Market Minute

from Our Investment Teams

Macro & Market | November 2021

Could Copper Be the New Oil?

By Bernard Chua, CFA

We think demand for the industrial metal will grow for decades. That creates investment opportunities, but there are environmental and social consequences.  

Copper: What You Should Know

We believe copper will have a profound effect on the global economy throughout this century.

Like oil in the 20th century, copper is central to transformative technology that shapes the way we live and work. The investment implications go well beyond mining and converting ore into industrial metal. Copper’s pricing and availability are crucial to the operations and profitability of a wide range of companies. This includes businesses tied to such prominent investment themes as electrifying vehicles, generating clean energy and rebuilding the electrical grid.

Copper is a critical input in many industries.

Copper is widely used, and it’s a crucial raw material for companies involved in electrification, renewable energy, infrastructure, and information technology

Supply is limited, but demand is growing.

Soaring usage projections and supply constraints could drive prices higher.

Sustainability implications are complex.

Though copper is crucial to a carbon-neutral future, the environmental and social impacts of current mining techniques remain a major concern.

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Could Copper Be the New Oil?

Copper Is Widely Used

Silver and aluminum are the only viable alternatives to copper for electrical conductivity. Silver is more expensive—by a factor of five or six. Aluminum is cheaper and lighter, but copper is a much more effective conductor and remains the metal of choice.


Where Is Copper Used?

Renewable Energy.
Copper is vital to wind turbines and photovoltaic cells, as well as generators, transformers and copper coils in thermal and hydroelectric power. Figure 1 shows the significant growth of renewable energy consumption over the past 20 years.

Electric vehicles and trains are proliferating as the world transitions to cleaner transportation. Copper is key to batteries, electrical systems, computer chips and charging facilities.

Copper wire is used in rebuilding electrical infrastructure. President Joe Biden’s infrastructure package includes major upgrades to the electrical grid as well as programs to improve connectivity and digitalization.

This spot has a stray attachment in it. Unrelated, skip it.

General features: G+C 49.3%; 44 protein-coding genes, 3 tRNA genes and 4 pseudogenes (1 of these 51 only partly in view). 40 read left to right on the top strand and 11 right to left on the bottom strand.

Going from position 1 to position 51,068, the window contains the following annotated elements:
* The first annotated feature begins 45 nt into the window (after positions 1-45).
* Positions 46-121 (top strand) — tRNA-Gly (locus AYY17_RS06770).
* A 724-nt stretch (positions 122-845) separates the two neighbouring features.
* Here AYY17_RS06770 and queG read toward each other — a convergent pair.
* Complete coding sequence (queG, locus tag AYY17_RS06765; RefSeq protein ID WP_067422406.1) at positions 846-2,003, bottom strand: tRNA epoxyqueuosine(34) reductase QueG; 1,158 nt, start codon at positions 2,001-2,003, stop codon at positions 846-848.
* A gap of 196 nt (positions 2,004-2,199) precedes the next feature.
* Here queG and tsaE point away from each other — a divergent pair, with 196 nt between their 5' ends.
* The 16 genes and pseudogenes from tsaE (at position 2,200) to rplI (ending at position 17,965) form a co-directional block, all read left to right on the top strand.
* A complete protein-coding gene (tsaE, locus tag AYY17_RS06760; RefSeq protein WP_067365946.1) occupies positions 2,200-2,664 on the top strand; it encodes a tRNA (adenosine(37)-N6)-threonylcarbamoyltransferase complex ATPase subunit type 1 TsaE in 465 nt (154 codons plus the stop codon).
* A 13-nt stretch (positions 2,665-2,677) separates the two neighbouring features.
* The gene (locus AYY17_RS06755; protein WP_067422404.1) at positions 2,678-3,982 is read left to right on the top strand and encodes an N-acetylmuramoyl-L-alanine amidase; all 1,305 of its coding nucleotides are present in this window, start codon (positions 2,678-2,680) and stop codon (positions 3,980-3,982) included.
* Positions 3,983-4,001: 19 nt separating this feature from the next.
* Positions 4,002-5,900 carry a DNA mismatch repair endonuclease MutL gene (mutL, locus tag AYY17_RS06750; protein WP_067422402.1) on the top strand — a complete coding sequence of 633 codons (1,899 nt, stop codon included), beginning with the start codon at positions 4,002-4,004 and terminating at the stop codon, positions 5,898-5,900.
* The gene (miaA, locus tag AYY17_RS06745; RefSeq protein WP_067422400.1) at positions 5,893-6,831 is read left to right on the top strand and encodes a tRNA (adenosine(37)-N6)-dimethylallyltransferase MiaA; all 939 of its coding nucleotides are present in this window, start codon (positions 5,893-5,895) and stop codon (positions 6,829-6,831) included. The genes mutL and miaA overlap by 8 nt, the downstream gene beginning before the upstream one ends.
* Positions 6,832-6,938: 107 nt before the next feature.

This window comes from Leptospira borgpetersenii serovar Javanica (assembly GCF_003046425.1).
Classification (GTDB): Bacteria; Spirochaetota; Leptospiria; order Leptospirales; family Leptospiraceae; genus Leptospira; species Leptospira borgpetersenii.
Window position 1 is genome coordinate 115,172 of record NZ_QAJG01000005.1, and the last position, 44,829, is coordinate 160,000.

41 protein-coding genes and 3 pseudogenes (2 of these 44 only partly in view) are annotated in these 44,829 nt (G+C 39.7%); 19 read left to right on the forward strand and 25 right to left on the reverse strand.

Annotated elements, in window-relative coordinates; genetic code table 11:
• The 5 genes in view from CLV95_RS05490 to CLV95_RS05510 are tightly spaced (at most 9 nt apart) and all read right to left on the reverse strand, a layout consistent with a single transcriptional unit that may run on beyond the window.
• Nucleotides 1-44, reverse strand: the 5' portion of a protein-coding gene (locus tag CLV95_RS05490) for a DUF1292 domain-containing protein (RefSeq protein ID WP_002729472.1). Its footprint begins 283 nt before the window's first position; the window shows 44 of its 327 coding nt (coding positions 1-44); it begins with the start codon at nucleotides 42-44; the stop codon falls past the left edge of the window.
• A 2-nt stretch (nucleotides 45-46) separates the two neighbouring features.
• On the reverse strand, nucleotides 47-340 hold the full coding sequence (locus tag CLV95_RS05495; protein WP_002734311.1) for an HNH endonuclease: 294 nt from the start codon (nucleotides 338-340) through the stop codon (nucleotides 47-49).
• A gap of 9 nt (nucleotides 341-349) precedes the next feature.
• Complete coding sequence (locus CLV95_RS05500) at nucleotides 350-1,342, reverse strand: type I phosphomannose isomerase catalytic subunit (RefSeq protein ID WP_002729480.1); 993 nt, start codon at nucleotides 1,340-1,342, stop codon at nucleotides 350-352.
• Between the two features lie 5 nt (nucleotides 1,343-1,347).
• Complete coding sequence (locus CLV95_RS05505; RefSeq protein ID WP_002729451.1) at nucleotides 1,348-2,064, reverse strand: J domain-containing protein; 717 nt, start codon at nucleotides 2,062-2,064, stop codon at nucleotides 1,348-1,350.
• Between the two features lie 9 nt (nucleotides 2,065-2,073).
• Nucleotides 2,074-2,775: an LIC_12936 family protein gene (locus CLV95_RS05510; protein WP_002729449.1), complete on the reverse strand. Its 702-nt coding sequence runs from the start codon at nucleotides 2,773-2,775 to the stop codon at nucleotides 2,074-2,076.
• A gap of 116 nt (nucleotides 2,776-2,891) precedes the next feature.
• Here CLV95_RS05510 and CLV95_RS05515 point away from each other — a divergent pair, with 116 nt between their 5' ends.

Figure 1 | Renewable Energy Consumption

In Terawatt-Hours

Data from 1/1/1999 to 12/31/2019. Source: Vaclav Smil and BP Statistical Review of World Energy.

Supply Is Limited, Demand Is Growing

Copper is a finite natural resource. Current reserves are somewhat plentiful, but they could be depleted quickly given the rapid pace of green energy initiatives.


Supply Constraints

• Accessing new copper sources deep in the earth or under the ocean is difficult.

• Current commodity prices are not adequate to spur investment in new mining projects.

• Conventional mining techniques create pollution and sometimes disrupt indigenous communities.

• Potential geopolitical tension can threaten access to mines.

Demand Drivers

• Government regulations and demand for renewable energy are accelerating the conversion to green technology.

• International accords and corporate net-zero initiatives are driving demand for clean solutions.

1Nick Snowdon, “Copper is the New Oil,” Goldman Sachs, May 18, 2021.
2James Attwood, “The World Will Need 10 Million Tons More Copper to Meet Demand,” Bloomberg, March 19, 2021.

Copper's Sustainability Issues

The Good News

Copper is vital to a green energy and reduced carbon future. Wind turbines, electric vehicles and trains, solar cells, hydroelectric plants and copper wire are essential to meeting global net-zero goals.